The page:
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Hostel Misconceptions – Not Just For Youth Travelers Anymore

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prague-hostel-advantageFirst off, let me just say that I am not a young person. Not to say I would be considered old by most, but certainly not in my twenties or even thirties. I also didn’t do a lot of international travel until later in life. So, I never had the experience of staying in the large sleeping halls associated with most hostels. You know what I’m talking about. The room with 6 to 8 (or more) bunk beds and no real place to secure your belongings from the unknown roommates you’ve been situated with.

Because of this, I was a bit hesitant to even consider staying at one of these places, that is until I started looking at hotels in Prague on my first trip there. Anyone who has traveled to one of these major destinations knows that the hotels near the action are usually quite pricey. The usual way to save money is to find one outside the city center and use the transit system to get to the fun stuff. Not that this is a bad plan, but for me it wasn’t my preferred option.

What You Do (and Don’t) Get at a Hostel

So I started looking at hostels and discovered that several offer single or double rooms for just a little more than what you would pay for the dorm room and with the ability to lock you gear up while you are out. Others even have installed lockable storage spaces adjacent to or near to the bunk beds, usually with your own lock.  You still don’t have your own bathroom, in most places, but that doesn’t bother me. I did find one in Vienna that did have a private shower and water closet(Alibi Hostel, Vienna).  And when you think about it, many older hotels in Europe don’t offer private bathrooms either and you still pay a premium for the location.  Some also offer a place at the front desk to secure your primary luggage while you are out and about exploring, but not all so ask before you make your decision.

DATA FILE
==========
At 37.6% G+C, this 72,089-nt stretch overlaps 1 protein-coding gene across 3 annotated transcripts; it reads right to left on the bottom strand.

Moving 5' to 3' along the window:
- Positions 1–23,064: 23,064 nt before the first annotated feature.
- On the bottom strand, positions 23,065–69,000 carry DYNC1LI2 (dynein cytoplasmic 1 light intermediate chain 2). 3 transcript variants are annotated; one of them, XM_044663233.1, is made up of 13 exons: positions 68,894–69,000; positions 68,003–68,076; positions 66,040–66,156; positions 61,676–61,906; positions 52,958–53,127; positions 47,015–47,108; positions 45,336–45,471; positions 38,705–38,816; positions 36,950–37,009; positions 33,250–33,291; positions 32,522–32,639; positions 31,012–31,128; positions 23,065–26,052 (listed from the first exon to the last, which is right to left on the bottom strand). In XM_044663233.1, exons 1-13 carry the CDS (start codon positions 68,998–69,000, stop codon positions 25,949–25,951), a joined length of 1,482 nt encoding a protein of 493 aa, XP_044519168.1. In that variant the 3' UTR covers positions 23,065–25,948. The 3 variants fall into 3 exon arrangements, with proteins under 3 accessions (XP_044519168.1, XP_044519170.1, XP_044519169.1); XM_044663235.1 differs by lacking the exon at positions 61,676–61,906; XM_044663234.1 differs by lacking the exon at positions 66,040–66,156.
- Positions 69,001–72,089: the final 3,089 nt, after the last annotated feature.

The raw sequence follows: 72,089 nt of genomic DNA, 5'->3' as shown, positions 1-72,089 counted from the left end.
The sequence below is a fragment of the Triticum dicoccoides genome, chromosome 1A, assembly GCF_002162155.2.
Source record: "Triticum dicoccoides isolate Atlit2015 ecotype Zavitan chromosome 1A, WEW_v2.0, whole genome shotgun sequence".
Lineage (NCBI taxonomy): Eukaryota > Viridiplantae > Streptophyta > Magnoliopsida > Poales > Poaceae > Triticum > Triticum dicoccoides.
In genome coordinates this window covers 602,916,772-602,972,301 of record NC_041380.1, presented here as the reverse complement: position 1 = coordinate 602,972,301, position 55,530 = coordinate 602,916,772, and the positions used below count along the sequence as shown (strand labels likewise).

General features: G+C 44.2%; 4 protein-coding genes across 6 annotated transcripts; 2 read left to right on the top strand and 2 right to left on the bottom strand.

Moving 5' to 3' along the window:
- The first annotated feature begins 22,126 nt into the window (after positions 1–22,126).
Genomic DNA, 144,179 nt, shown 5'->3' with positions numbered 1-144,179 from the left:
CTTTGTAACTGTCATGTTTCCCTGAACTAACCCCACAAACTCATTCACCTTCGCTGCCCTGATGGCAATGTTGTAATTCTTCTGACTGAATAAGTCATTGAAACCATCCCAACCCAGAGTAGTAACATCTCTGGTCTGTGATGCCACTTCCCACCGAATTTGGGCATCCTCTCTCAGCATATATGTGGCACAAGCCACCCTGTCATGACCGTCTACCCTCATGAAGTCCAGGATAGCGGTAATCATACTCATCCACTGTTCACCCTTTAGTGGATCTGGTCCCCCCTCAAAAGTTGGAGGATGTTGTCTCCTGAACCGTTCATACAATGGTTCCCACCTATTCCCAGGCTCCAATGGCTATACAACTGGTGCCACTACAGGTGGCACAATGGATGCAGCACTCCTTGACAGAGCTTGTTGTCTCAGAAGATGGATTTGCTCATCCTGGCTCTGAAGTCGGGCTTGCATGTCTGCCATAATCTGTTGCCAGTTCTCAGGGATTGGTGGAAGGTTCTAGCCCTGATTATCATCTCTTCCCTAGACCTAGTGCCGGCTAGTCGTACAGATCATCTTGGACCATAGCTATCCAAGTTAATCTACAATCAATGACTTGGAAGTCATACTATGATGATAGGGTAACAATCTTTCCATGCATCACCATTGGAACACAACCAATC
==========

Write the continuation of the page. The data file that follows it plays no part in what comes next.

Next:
Don’t expect expect free or  any WiFi in your room, or even a TV.  You might find a TV in the commons room and usually a computer to get on the web.  Some even have kitchens with cooking utensils for the true budget traveler (just make sure you clean up after use).

One of the best things about a hostel is the other travelers you get to meet. Usually there is a variety of nations represented and a lot of different types of people. Not only is it great to learn about these people’s different countries and cultures, but also to hear there ideas of things to do in the city and beyond.  Some of the best suggestions I’ve received on the road were from the other people at the hostel.

The best part was that I was located very close to, if not in the middle of, the places I wanted to see.  At the most I was a short walk from the places that you want to visit while in the city and usually near some good and affordable eating and drinking establishments.

In conclusion, if you find yourself in a bind to find an affordable place to stay on your next journey, don’t look past the hostels.  They’re not for everyone, but you never know until you give it a try.

Alan (Travelin' Al) Stiebing

Author: Alan (Travelin' Al) Stiebing

Alan Stiebing has been traveling for over 20 years. He blogs and photographs his experiences and passions for travelinal.com and other digital and print outlets.

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